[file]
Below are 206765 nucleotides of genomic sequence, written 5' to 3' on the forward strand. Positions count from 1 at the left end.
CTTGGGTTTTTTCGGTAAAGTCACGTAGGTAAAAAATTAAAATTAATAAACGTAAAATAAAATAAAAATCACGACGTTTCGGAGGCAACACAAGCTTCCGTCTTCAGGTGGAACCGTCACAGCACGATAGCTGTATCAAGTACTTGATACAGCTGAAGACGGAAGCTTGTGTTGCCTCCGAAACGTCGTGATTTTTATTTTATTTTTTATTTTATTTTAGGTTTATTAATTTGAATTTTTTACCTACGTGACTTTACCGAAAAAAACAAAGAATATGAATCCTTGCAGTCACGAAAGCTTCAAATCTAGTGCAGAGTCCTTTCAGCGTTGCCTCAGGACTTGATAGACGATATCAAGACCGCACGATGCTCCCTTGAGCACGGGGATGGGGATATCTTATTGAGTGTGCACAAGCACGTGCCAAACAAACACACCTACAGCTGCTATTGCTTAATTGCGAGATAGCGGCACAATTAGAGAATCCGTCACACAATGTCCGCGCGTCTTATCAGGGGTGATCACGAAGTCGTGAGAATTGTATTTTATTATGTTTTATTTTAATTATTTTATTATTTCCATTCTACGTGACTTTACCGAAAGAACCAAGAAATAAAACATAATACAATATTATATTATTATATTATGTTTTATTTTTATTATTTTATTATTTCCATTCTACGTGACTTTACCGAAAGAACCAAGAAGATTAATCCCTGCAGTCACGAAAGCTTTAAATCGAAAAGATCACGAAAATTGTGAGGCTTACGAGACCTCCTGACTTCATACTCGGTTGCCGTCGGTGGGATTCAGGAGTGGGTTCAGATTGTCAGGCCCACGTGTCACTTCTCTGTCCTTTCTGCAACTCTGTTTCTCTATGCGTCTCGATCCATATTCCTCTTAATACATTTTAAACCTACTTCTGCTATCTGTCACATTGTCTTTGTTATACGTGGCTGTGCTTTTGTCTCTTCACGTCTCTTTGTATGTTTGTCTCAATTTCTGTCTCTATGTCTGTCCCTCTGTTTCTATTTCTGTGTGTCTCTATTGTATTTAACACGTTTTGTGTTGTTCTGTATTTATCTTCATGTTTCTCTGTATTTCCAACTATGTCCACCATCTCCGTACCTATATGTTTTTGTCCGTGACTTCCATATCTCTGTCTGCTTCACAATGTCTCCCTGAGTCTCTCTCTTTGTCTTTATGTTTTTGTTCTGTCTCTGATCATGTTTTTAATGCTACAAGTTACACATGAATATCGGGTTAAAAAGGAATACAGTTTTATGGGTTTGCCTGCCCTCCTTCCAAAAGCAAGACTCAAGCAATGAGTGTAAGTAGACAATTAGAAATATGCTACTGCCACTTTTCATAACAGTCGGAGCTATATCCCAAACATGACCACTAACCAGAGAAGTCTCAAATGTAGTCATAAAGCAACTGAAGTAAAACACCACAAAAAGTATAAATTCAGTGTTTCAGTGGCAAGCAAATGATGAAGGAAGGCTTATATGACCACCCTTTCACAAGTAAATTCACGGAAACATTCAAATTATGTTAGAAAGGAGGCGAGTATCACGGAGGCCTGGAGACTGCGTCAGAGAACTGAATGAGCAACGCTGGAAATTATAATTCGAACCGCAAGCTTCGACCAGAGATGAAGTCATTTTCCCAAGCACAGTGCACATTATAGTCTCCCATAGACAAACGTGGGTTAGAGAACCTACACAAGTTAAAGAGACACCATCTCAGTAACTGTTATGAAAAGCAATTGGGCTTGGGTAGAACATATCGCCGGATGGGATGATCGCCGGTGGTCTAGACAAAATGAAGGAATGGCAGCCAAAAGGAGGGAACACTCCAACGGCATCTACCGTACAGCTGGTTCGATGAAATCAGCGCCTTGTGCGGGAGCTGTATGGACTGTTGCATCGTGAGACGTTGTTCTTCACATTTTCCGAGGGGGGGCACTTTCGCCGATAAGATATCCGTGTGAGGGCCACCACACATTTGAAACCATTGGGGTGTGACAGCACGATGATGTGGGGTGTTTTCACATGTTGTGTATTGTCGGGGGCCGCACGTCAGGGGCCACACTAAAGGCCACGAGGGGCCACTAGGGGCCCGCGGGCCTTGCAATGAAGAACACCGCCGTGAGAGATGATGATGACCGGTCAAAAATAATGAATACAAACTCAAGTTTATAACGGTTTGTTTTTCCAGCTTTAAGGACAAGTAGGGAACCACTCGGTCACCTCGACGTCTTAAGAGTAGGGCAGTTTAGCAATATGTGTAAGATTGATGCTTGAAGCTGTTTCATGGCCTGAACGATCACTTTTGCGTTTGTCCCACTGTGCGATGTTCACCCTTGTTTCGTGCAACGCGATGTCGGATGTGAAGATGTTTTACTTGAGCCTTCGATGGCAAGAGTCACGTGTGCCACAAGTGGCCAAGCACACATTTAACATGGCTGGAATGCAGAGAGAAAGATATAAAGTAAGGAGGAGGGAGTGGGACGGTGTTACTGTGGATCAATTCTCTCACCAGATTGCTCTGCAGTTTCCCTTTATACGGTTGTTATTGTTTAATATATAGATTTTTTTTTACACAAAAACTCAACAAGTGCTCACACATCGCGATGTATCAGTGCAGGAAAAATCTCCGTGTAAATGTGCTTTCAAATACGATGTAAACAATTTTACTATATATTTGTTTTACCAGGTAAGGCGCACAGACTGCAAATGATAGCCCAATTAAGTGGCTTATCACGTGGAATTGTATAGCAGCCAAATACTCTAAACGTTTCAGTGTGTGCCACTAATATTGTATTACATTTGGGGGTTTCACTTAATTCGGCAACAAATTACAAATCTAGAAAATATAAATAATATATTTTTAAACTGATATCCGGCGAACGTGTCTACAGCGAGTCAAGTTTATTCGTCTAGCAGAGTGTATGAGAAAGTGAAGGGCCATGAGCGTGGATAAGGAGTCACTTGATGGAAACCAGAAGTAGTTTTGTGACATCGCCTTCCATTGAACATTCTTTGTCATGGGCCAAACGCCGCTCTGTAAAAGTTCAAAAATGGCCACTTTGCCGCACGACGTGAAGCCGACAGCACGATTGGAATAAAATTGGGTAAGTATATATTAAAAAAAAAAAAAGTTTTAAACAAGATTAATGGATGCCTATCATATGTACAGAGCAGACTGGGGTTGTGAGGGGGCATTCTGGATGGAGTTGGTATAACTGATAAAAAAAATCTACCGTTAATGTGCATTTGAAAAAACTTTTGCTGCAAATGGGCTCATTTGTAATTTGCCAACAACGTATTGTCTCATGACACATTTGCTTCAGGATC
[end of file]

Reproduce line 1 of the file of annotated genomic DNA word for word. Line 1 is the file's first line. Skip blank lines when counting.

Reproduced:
Below are 206765 nucleotides of genomic sequence, written 5' to 3' on the forward strand. Positions count from 1 at the left end.